Comparison height width

Alyssa Goodman

and 2 more

Let's use Authorea to keep track of B5 materials...fits cubes: ready for Glue volume rendering.YT moviesThe blue/green is \(C^{18}O\) (2-1), and red/orange is \(NH_3\) (1, 1).keynote scienceThe three slides have been uploaded.Alvaro-style 3D movies (clustering by the FoF method)The clustering is done using a code I wrote following explanation in Alvaro's paper. The friends-of-friends threshold in Alvaro's paper is 3 km s\(^{-1}\) pc\(^{-1}\) (~ 1 \(c_s\)/half beam). Using the same threshold, the (extended) B5 would be clustered/grouped into one single component. The clustering in the movies below is done using a threshold of 1 km s\(^{-1}\) pc\(^{-1}\) (one third of Alvaro's threshold), in order to cluster the data points into multiple components (which isn't too bad a choice, since Alvaro was using CO (1-0), with a broader line width). In the movies below, the clustering is run on the combined Gaussian fit, where we have one peak from one-component Gaussian fit if the residual of one-component fit is smaller, and two peaks from the two-component fit if the residual of two-component fit is smaller.movie0_opaque_linewidth: the movie made from 3D visualization of Gaussian fitted peaks without friends-in-velocity (FIVE) clustering. Brighter/white circles are where the (Gaussian fitted) emission is higher. The size is scaled with the (Gaussian fitted) line width.movie0_transparent_linewidth: the same movie, with alpha.movie_opaque: the movie made from 3D visualization of Gaussian fitted peaks with friends-in-velocity (FIVE) clustering. The size is NOT scaled with the line width.movie_transparent: the same movie, with alpha.movie_opaque_linewidth: the movie made from 3D visualization of Gaussian fitted peaks with friends-in-velocity (FIVE) clustering. The size is scaled with the line width.movie_transparent_linewidth: the same movie, with alpha.Clustering by the DBScan methodThe clustering is done using the DBScan (density-based scanning) method in scikit-learn. The DBScan method should perform better than the FoF method(, which is similar to the K-Means). In practice, the mean silhouette coefficient, measuring how the clustering performs (ranging from -1 to 1 for each data point, with -1 meaning that the clustering is not appropriate for that data point, and 1 meaning the clustering is good), shows that the result of the DBScan (mean silhouette score ~ 0.06) is better than the FoF method (mean silhouette score ~ -0.26; the score for the FoF method is calculated on the same standardized dataset used in the DBScan analysis, to be fair). The DBScan method also identifies a number of data points which cannot be clustered (the "noisy samples"). See the scikit-learn clustering page for an overview of various clustering algorithms.To implement the DBScan method, the ppv positions of fitted Gaussian peaks (of C\(^{18^{ }}\)O 2-1) are first standardized. No other scaling is applied. The best parameters for setting up DBScan are found by measuring the mean silhouette coefficient, within a reasonable range. DBScan (set up with the best parameters) finds 12 components, compared to 10 components found by FoF.movie_DBScan and movie_DBScan_linewidth in the Google drive folder show the result in the original RA-Dec-velocity space. The smaller, black data points indicate those categorized by DBScan as the "noisy samples".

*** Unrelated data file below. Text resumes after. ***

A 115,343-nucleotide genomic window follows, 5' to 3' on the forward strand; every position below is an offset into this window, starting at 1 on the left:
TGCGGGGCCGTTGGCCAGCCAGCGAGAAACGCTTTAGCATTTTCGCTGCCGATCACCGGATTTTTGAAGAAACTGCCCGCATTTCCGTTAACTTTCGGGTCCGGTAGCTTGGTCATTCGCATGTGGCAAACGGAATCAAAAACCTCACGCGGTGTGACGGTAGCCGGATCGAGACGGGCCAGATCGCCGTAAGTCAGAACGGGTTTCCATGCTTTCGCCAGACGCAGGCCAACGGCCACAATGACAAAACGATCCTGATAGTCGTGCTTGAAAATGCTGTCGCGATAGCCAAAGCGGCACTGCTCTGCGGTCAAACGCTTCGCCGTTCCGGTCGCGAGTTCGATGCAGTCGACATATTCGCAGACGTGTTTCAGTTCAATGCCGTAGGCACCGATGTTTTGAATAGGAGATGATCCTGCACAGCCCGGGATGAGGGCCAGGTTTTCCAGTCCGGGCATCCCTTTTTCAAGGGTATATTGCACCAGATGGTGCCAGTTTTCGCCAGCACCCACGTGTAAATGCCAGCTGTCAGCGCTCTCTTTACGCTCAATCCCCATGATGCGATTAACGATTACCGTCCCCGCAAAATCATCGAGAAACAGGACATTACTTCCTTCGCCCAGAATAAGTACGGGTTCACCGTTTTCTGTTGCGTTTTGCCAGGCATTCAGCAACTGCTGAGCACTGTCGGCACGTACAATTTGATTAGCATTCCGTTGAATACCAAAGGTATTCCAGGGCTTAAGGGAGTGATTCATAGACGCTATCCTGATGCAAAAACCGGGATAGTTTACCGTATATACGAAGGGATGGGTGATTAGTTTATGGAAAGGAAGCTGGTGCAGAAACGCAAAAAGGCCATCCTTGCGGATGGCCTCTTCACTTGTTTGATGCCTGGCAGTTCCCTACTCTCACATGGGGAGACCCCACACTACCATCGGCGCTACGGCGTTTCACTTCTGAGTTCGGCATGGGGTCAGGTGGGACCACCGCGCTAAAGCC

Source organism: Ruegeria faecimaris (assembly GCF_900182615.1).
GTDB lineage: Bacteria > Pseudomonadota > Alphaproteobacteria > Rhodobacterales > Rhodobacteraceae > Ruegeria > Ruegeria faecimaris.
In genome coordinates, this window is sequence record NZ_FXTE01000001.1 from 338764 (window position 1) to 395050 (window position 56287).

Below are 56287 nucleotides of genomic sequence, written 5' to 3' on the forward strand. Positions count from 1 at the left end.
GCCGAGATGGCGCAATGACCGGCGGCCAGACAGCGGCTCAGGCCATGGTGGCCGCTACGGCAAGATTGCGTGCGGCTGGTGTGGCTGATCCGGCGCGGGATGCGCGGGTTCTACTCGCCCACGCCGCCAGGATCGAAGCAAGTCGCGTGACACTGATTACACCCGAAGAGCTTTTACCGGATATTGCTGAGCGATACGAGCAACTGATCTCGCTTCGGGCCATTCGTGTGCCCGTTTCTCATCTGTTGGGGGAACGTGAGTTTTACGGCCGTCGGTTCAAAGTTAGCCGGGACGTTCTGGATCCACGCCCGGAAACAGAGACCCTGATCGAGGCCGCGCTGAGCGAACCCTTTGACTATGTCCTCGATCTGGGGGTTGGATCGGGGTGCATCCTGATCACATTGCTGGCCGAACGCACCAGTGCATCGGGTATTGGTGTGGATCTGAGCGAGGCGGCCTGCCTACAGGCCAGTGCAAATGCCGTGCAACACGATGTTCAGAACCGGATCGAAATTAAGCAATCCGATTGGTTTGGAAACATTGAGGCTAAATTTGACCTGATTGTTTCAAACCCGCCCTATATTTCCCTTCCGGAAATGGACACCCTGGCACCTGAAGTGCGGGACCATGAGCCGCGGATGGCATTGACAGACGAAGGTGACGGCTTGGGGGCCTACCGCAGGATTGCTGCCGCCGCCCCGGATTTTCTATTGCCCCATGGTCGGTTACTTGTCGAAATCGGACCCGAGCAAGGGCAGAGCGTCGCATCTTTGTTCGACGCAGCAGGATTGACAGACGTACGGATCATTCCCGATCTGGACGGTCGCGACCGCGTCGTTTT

All1

Hope How-Huan Chen

and 1 more

ABSTRACT. ρ Ophiuchii is a group of five B-stars, embedded in a nearby molecular cloud: Ophiuchus, at a distance of ∼ 119 pc. A “bubble”-like structure is found in dust thermal emission around ρ Oph. The circular structure on the Hα map further indicates that this bubble is physically connected to the source at the center. The goal of this paper is to estimate the impact of feedback from these embedded B-stars on the molecular cloud, by comparing the energy associated with the material entrained in the bubble to the total turbulent energy of the cloud. In this paper, we combine data from the COMPLETE Survey, which includes ¹²CO (1-0) and ¹³CO (1-0) molecular line emission from FCRAO, an extinction map derived from 2MASS near-infrared data using the NICER algorithm, and far-infrared data from IRIS (60/100 μm) with data from the Herschel Science Archive (PACS 100/160 μm and SPIRE 250/350/500 μm). With the wealth of data tracing different components of the cloud, we try to determine the best strategy to derive physical properties and to estimate the energy budget in the shell and in the cloud. We also experiment with the hierarchical Bayesian-fitting technique introduced by in an effort to eliminate the bias in the derived column densities and/or temperatures induced by noise in the far-IR data. We find that the energy entrained in the bubble is ∼ 12 % of the total turbulent energy of the Ophiuchus molecular cloud. This fraction is similar to the number give for the Perseus molecular cloud, and it suggests the non-negligible role of B-stars in driving the turbulence in clouds. We expect that a complete survey of “bubbles” in the Ophiuchus cloud will reveal the importance of B-star winds in molecular clouds.
Pof1

Alyssa Goodman

and 10 more

L1688

Hope How-Huan Chen

and 5 more